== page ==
Three mums are horrified to find that local funding cuts mean that the lollipop lady at their children’s primary school is losing her job. They decide to join forces, rally the other parents and campaign for her to save her job. Hippy chick Sam works in a local hospice and is mother of two boys and a big believer in helping those who are in need and less fortunate. Anna is a mum of three and she juggles parenting alongside her jobs as a councillor, a nutritionist and also manages to write a successful ‘mummy blog’. Secondary school teacher Jackie is a mum of one but longs for a second child to complete her family.
Their efforts to save the lollipop lady is a surprising success and the media attention that they get as a result leads to one television reporter asking them if they had considered standing for the forthcoming general election. A crazy idea? Completely, but these ladies want to change the world and make it better. The taste of success has left them feeling that they could just bring about that change and the Lollipop Party is born.
Behind these three strong women lies heartache and problematic family lives. Jackie has been trying for her second child for many years and is starting to fear that it may never happen and at the same time, is trying to cope with a mother with Alzheimer’s who has a tendency to go wandering at inopportune moments. Anna is trying desperately to stop her family falling apart, with both of her teenage children having problems in and out of school and a seemingly loveless marriage. Sam is happily married but finances are strained and her youngest son Oscar is suffering from the incurable Spinal Muscular Atrophy and is confined to a wheelchair.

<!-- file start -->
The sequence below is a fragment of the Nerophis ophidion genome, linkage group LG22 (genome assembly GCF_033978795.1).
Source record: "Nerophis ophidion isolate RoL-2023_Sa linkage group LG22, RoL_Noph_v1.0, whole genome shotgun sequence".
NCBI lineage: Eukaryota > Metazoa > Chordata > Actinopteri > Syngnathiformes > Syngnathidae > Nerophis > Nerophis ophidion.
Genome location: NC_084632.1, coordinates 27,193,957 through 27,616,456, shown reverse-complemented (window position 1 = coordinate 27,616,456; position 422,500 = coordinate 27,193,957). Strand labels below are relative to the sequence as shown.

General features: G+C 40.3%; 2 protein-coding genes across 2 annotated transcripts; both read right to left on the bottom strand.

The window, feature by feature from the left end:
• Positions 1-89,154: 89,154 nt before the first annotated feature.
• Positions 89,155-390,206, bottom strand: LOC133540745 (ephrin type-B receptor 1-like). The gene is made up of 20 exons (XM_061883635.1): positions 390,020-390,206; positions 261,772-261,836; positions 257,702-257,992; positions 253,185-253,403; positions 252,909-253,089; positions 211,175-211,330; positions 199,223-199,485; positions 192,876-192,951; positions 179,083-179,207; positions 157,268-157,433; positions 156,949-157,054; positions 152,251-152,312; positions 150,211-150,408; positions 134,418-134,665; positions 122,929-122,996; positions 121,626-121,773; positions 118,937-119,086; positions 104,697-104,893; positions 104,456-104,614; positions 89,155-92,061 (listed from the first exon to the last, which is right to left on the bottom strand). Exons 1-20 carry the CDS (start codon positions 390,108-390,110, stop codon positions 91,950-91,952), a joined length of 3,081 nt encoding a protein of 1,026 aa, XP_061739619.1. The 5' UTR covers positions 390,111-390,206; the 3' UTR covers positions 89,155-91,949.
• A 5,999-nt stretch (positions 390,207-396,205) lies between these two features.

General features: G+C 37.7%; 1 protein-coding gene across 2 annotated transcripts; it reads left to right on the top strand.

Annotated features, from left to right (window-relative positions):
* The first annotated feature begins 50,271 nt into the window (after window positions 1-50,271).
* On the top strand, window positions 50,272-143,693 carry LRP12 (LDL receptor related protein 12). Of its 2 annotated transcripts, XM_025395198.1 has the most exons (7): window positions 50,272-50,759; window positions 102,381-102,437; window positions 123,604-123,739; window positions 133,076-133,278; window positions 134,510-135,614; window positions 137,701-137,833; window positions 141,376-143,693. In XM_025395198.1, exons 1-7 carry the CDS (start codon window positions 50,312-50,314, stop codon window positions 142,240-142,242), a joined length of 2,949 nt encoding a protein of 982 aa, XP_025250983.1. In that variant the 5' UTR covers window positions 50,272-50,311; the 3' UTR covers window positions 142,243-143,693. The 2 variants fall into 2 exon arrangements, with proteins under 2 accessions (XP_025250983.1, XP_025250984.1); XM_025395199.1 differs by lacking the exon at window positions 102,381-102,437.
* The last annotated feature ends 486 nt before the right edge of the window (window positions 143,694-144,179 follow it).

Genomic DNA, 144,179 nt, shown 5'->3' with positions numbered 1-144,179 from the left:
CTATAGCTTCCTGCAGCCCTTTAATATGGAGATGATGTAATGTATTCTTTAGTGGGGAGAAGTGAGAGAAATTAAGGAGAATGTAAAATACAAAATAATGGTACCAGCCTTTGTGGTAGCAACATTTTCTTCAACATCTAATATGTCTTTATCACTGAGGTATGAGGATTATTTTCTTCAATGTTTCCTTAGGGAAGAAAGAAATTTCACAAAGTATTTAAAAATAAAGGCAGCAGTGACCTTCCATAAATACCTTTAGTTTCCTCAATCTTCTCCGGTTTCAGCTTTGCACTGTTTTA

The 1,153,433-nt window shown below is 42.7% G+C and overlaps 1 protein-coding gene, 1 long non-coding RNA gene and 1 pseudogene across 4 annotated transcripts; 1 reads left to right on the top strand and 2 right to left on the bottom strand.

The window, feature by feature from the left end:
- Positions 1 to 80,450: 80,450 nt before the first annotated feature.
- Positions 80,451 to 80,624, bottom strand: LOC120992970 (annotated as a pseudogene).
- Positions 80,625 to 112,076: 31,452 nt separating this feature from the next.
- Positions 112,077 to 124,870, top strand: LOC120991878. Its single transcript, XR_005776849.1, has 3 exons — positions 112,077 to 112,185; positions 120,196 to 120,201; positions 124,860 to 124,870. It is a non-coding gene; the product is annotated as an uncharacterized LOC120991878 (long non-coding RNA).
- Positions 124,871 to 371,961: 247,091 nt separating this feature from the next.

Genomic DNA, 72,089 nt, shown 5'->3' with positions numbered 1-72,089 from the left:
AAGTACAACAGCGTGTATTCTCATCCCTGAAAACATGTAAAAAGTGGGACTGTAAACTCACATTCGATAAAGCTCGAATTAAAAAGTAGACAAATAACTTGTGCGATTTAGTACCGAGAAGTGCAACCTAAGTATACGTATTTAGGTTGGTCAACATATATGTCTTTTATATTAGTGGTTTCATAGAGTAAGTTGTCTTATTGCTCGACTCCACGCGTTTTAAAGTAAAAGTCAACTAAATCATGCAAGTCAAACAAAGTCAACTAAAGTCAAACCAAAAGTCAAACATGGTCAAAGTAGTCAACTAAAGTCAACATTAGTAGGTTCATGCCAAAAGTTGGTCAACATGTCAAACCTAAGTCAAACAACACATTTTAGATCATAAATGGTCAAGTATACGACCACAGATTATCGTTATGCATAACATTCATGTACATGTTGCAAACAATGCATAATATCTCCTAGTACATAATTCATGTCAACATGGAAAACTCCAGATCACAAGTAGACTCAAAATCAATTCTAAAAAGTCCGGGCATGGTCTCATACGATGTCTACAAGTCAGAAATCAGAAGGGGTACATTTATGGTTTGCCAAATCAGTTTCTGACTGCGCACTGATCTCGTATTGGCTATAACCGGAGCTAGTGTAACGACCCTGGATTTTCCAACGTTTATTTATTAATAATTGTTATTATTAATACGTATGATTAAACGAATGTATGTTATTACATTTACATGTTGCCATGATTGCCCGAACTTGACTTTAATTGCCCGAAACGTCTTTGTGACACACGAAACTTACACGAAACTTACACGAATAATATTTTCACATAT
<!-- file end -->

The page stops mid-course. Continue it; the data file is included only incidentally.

With all of this going on in their already hectic lives, do these three women really think that they can change the world? Will Hebden Bridge be the next Downing Street?
This is the first book that I have read by Linda Green and I absolutely loved it. Heart warming, witty, emotional and very difficult to put down, it was easy to read, cleverly written and I laughed out loud and sobbed hysterically at different times during the book. The story cleverly unfolds though the eyes of the the three women and I really liked the characters. They are strong, realistic, modern and they all reminded me of women I know in my own life. Of course the idea of three women taking on the political world in favour of the socially vulnerable is idealistic to say the least, but this is a really heart warming story of friendship, values and family. I would definitely recommend it.
I was sent a copy of The Mummyfesto for the purpose of this review. All opinions are my own.